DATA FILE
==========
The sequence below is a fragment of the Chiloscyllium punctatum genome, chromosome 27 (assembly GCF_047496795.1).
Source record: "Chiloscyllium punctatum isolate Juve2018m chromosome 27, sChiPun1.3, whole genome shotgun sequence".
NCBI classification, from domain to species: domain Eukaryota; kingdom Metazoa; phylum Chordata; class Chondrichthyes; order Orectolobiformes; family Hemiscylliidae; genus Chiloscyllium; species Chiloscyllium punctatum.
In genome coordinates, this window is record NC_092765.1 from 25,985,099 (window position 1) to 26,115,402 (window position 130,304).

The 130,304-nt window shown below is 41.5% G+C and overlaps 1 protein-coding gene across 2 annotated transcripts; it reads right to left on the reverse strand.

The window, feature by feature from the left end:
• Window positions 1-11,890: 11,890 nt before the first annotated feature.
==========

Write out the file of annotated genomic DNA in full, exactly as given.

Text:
The sequence below is a fragment of the Chiloscyllium punctatum genome, chromosome 27 (assembly GCF_047496795.1).
Source record: "Chiloscyllium punctatum isolate Juve2018m chromosome 27, sChiPun1.3, whole genome shotgun sequence".
NCBI classification, from domain to species: domain Eukaryota; kingdom Metazoa; phylum Chordata; class Chondrichthyes; order Orectolobiformes; family Hemiscylliidae; genus Chiloscyllium; species Chiloscyllium punctatum.
In genome coordinates, this window is record NC_092765.1 from 25,985,099 (window position 1) to 26,115,402 (window position 130,304).

The 130,304-nt window shown below is 41.5% G+C and overlaps 1 protein-coding gene across 2 annotated transcripts; it reads right to left on the reverse strand.

The window, feature by feature from the left end:
• Window positions 1-11,890: 11,890 nt before the first annotated feature.